Now, we’ll take a look at the offense.
With a few notable exceptions – Dutch Meyer’s revolutionary “Meyer Spread,” F.A. Dry’s always-playing-from-behind aerial circus and Jim Wacker’s famous “Veer” -- TCU’s offense has always been secondary to the defense. But from Baugh to Pachall, the Horned Frogs have definitely had their share of firepower, especially in the last half-dozen years.
Quickie quiz: At what position throughout history has TCU ALWAYS been strong? Linebacker? Safety? Quarterback? Try center. TCU’s all-time, top-ten snappers can match up against those from any school in the country.
1 -- Ki Aldrich (’39): Nothing stopped “Ol’ Skinned Beak.” Not a broken nose, broken ribs or torn muscles. Charles “Ki” Aldrich was TOUGH. Consensus All-American on TCU’s 1938 national champions (he was All-American in ’37, too), it’s hard to say whether he was a better center or linebacker. He had no equal at both positions during his playing days. A College Football Hall-of-Famer and a Pro Football Hall-of-Famer, he joined Baugh and O’Brien on Sports Illustrated’s “1930s All-Decade Team.”
2 -- Darrell Lester (’36): Besides being a two-time, consensus All-American at center (and linebacker) and leading the Frogs to their first national championship in 1935, “Iron Man” was the center on the basketball team and a pitcher on the baseball team. No. 22 was team captain, three times All-Southwest Conference and a College Football Hall-of-Famer. Not too shabby.
3- Jake Kirkpatrick (’11): Frog fans were worried in the fall of 2009. How was TCU ever going to replace All-MWC center Blake Schlueter? Two All-American seasons and one Rimington Award (as the nation’s outstanding center) later, they got their answer. Kirkpatrick anchored an offensive line in 2010 that paved the way for the most potent offense in school history. School records: 73 touchdowns, 541 points, 327 first downs and 6,199 yards in total offense. Most amazing? He didn’t commit a penalty or allow a sack for the entire 2010 season. Uh-huh.
4 -- Hugh Pitts (’56): The real question is, what did he NOT do? Enormously talented, Pitts was a two-time, All-SWC selection (1954 and 1955), an All-American in ’55, an Academic All-American, excelled on defense as well as offense for Coach Othol “Abe” Martin, played on one SWC champion and in two Cotton Bowls and was briefly in the NFL.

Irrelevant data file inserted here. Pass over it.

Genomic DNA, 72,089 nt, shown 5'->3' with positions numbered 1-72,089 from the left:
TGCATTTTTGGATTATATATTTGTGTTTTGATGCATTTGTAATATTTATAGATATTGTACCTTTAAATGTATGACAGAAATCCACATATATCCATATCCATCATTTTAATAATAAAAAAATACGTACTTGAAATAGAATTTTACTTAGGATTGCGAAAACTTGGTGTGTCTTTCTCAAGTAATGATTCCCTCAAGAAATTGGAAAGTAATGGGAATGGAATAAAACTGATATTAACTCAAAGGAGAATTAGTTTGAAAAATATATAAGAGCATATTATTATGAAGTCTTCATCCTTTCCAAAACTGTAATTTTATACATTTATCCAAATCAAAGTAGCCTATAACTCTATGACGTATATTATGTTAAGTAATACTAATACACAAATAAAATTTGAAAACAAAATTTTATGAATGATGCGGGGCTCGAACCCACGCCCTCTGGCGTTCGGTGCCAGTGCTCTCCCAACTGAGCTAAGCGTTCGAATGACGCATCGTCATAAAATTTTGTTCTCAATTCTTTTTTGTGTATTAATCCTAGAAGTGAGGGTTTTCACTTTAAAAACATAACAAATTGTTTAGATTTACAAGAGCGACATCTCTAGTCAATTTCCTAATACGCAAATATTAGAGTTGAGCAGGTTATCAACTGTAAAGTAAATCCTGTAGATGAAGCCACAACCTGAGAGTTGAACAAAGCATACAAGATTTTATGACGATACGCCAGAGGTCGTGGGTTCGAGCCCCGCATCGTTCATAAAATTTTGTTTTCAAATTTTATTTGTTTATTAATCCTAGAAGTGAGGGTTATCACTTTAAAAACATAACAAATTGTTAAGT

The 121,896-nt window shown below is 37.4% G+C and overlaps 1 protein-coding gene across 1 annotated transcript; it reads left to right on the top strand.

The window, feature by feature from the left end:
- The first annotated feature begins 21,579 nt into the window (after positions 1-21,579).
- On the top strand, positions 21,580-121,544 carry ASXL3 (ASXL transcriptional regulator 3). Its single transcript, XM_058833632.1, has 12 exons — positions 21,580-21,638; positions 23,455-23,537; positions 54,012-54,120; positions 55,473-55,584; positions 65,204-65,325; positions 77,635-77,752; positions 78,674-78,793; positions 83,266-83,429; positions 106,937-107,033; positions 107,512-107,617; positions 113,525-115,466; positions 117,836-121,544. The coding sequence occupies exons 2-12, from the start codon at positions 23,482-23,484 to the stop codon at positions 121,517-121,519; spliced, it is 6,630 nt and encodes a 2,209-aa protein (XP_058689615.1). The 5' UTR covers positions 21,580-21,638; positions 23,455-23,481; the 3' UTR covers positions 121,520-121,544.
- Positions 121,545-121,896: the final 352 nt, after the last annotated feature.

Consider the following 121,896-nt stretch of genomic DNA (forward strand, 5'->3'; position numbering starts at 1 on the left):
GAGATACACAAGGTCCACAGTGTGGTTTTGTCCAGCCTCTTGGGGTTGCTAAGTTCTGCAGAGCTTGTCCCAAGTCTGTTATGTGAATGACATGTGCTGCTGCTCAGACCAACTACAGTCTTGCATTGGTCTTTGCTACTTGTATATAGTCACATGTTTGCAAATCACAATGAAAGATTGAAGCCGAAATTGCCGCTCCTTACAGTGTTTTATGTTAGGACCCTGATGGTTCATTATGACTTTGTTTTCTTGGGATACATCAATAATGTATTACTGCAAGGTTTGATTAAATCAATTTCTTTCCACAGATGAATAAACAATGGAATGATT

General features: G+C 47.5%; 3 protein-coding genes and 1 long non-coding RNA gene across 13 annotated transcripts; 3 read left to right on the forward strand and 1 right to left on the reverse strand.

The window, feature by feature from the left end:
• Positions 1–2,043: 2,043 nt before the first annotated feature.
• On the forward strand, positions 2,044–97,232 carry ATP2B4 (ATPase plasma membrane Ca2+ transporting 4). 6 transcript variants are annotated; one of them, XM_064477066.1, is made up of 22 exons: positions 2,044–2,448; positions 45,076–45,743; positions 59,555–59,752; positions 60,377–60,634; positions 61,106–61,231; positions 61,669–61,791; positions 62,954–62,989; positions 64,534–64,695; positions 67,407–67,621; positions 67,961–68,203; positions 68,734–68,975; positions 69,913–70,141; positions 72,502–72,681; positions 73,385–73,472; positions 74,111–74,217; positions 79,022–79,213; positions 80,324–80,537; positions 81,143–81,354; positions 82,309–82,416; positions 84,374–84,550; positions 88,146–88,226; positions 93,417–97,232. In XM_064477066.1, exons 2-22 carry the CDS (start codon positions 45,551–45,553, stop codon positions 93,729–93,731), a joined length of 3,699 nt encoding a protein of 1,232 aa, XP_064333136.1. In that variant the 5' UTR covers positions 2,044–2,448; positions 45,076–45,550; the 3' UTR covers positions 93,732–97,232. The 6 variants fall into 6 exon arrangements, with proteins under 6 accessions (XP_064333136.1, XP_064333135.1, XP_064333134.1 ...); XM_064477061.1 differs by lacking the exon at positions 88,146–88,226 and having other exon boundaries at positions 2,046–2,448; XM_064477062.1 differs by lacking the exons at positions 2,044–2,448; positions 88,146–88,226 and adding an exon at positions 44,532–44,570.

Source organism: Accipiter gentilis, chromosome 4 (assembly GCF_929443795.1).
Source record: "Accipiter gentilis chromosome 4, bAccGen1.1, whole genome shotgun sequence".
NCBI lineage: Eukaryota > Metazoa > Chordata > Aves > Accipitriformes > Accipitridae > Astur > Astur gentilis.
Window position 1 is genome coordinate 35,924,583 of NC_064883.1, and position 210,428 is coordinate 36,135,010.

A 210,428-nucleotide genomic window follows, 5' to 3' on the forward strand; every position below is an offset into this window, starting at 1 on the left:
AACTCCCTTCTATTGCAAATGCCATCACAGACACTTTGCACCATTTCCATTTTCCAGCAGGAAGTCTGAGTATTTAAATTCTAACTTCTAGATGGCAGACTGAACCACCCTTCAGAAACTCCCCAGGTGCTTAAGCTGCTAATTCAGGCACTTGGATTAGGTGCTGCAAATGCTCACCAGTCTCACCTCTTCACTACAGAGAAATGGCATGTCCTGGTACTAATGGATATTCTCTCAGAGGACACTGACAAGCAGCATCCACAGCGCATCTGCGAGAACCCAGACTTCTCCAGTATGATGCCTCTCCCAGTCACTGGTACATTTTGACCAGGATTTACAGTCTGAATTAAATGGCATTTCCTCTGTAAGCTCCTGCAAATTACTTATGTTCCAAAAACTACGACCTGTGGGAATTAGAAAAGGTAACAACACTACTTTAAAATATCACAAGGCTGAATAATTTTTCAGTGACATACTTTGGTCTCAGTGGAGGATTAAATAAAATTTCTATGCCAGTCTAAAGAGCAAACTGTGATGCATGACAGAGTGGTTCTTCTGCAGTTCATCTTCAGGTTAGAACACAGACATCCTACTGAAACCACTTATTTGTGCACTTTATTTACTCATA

5 -- WC Nix III (’87): Nix, who also played some guard, was selected All-Southwest Conference during his junior and senior campaigns -- the only TCU player named each season. He was also a two-time, Rogers Trophy winner (1985 and 1986) as team MVP, a feat accomplished by only four other players -- Mike Renfro, LaDainian Tomlinson, Jeff Ballard and Jerry Hughes. Pretty good company.
6 -- Ryan Tucker (’97): Although off-the-field distractions took some of the shine off his college career, the 6-5, 285-pound snapper was nonetheless one of TCU’s greatest centers. Named All-SWC in 1995 and All-WAC in 1996, he played 13 seasons in the NFL with the Rams and Browns.
7 -- Blake Schlueter (’09): A three-year starter and three times All-MWC (first team in ’08), Schlueter was the traffic cop – calling the line’s blocking schemes – on some of TCU’s most potent offenses.
8 -- Chase Johnson (’05): “A pure player,” his offensive line coach, Eddie Williamson, called him. Smart, hard-working and physically talented. A two-time, All-C-USA selection, he helped Robert Merrill and Lonta Hobbs log a ton of yardage.
9-- Barret Robbins (’95): Extremely talented on the football field, Robbins was all-conference as a senior on TCU’s last SWC championship in ‘94. At 6-3, 305 pounds, he was a brick wall in the middle of TCU’s front line, starting every game his last two seasons. He won the Rogers Trophy in 1994. His troubled NFL years are well-documented.
10 -- Keith Flowers (’52): Better known for his play at linebacker, No. 34 was an All-American for the Frogs’ 1951 SWC champions. The 6-0, 210-pounder from Perryton was All-SWC that same year, of course.
Honorable Mention –Dale Walker (’59), Stephen Culp (’06)